Risking offence? When to ask or not ask someone’s pronoun preference

Anonymous asked:

“I’m worried about offending people if I ask what their pronoun preference is. I’ve been told to ask people up front but what if I make someone uncomfortable? Who do I ask and who do I not ask?”

This is an excellent question and a common concern. Some people will be offended, or just will simply not understand. I’m going to go out on a limb and imagine this play-by-play is what worries you: you ask someone, they don’t understand what/why you are asking, you explain why, the person thinks that they look like someone who would have a gender-related i.e., pronoun issue, they get upset.

People get upset because ‘looking like xyz person’ with a pronoun preference generally means, in the popular imagination, looking like something other than normatively straight or normatively gendered. And what’s so bad about that? Basically, people would likely be offended because of a stigma based in homophobia or its cousin, transphobia.

But just because we can trace the roots of the problem doesn’t mean it isn’t real. This situation still has to be somehow navigated.

The question remains: are there certain people who you should ask or not, based on a visual survey? I feel like this is dicey. Follow your gut, but do your best to be open to whatever reaction someone may have. Even someone as queer-looking as the day is long (like me for instance) might not appreciate the question, and that’s ok.

In workshops and other spaces where mindfulness around pronouns is an established habit (i.e., at the beginning everyone says their name and pronoun preference), we sometimes imagine that this practice will permeate the social world. I have my doubts, at least for some time to come. And I promise that groups of pronoun-conscious people at, say, a BBQ do not generally stop and do pronoun go-arounds.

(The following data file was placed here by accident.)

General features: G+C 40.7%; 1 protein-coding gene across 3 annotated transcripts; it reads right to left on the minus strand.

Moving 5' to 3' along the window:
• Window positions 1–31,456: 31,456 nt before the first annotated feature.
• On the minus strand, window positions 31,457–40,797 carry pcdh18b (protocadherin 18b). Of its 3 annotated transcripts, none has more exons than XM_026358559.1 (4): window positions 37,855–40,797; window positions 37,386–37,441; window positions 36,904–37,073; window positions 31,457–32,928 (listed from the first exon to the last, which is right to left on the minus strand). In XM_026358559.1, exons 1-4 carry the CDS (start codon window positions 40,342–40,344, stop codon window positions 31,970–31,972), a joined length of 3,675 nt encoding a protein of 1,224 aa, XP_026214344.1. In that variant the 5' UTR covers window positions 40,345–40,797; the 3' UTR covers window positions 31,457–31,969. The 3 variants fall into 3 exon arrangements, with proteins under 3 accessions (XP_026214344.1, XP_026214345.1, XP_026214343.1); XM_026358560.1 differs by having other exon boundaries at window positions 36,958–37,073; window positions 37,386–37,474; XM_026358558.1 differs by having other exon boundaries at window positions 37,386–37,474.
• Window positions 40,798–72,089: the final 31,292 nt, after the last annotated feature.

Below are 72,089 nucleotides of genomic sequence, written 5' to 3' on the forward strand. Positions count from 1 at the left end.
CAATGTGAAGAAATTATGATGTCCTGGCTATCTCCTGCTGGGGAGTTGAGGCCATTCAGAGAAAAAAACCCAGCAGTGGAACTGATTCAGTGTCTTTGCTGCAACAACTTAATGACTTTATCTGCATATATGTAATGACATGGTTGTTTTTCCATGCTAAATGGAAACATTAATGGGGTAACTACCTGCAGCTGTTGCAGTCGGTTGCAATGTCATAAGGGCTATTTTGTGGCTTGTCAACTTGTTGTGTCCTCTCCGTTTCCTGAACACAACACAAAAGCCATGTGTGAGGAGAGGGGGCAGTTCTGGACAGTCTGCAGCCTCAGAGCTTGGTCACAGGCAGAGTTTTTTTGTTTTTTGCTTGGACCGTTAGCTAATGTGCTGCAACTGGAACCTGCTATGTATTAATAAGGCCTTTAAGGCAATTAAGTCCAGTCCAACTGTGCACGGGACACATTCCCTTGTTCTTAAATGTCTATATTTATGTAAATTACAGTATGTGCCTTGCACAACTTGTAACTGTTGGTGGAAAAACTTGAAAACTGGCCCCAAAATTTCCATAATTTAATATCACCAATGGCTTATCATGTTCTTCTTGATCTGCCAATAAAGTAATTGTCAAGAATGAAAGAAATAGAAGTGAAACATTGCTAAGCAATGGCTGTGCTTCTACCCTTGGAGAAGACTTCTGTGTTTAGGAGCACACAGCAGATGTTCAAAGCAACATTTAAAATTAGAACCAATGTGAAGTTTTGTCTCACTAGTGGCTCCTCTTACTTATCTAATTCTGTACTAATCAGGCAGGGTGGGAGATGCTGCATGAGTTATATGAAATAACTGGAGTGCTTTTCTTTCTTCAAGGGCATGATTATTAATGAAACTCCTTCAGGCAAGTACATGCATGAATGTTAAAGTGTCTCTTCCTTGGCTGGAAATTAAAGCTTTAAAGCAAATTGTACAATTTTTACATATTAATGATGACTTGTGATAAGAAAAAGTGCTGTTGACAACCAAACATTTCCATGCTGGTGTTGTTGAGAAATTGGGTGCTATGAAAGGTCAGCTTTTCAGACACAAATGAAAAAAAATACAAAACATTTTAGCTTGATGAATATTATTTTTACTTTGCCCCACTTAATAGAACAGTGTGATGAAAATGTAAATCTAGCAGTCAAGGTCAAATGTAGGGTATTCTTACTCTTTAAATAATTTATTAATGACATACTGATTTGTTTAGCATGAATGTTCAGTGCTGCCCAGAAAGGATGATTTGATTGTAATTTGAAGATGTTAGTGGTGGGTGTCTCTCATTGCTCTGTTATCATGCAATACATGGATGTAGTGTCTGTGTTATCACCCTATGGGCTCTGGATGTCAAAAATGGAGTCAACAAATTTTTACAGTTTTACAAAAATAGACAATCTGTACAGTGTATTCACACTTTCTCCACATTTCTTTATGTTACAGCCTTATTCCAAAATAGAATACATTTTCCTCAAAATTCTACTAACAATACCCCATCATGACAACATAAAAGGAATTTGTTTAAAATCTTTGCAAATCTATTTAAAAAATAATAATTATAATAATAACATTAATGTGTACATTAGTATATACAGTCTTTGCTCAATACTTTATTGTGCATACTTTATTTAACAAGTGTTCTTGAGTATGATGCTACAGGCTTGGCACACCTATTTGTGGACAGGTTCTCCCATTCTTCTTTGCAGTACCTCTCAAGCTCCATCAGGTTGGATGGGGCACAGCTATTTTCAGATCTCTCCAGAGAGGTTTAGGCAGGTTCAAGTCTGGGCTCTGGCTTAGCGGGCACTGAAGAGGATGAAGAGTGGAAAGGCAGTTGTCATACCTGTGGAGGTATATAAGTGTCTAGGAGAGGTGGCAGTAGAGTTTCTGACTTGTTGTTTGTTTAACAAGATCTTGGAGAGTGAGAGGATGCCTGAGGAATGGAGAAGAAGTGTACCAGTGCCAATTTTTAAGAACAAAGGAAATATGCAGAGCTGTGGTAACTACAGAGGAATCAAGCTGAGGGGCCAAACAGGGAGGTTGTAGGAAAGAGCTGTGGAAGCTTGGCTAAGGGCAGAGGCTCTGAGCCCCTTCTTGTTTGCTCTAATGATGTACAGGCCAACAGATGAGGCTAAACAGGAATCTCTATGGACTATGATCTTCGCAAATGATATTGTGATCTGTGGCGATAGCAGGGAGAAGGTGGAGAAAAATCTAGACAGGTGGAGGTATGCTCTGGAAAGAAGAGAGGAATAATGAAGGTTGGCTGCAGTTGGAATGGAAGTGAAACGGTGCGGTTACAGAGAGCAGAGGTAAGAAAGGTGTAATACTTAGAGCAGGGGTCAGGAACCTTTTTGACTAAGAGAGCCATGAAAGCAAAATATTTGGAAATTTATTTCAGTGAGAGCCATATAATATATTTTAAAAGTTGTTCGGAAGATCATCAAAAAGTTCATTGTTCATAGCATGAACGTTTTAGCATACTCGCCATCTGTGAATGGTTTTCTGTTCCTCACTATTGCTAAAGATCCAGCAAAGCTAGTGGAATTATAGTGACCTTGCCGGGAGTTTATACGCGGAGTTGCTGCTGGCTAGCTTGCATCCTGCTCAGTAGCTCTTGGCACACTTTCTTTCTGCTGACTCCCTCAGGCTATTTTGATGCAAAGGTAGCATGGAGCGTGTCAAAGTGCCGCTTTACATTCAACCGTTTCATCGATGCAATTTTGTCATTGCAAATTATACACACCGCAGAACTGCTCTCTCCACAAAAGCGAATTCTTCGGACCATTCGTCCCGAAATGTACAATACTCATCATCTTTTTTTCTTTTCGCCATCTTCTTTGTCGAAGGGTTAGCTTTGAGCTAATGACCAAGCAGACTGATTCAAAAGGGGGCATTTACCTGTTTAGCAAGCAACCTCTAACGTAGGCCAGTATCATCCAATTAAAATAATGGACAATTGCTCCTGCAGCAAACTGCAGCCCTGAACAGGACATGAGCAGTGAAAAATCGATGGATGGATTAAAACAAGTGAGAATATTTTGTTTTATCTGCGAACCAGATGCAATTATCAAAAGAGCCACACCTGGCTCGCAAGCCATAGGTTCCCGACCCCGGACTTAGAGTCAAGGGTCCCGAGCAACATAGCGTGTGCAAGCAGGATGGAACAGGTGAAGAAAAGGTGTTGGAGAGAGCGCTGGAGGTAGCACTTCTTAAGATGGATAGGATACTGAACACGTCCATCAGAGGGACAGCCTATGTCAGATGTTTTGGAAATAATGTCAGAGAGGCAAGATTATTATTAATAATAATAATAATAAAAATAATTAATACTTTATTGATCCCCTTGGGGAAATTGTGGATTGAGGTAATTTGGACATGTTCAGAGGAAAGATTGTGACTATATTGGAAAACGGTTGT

So what do you do?

In reality, I very rarely have to ask someone what their pronoun is because I generally just listen to how other people describe them and avoid using pronouns for them until I am sure. If I am still really unsure or if I think someone’s pronoun (or chosen name) has shifted, I find a quiet moment to ask an acquaintance, a mutual friend, etcetera.

Other people doing this work without getting the pronoun user involved is really nice, and also completely possible. So consider listening and refraining from using any pronouns until you have figured it out, and if that fails, ask someone else.

Hope that helps,

Lee

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All questions and comments are welcome. You can ask an anonymous question to TIMP at theyismypronoun.tumblr.com.

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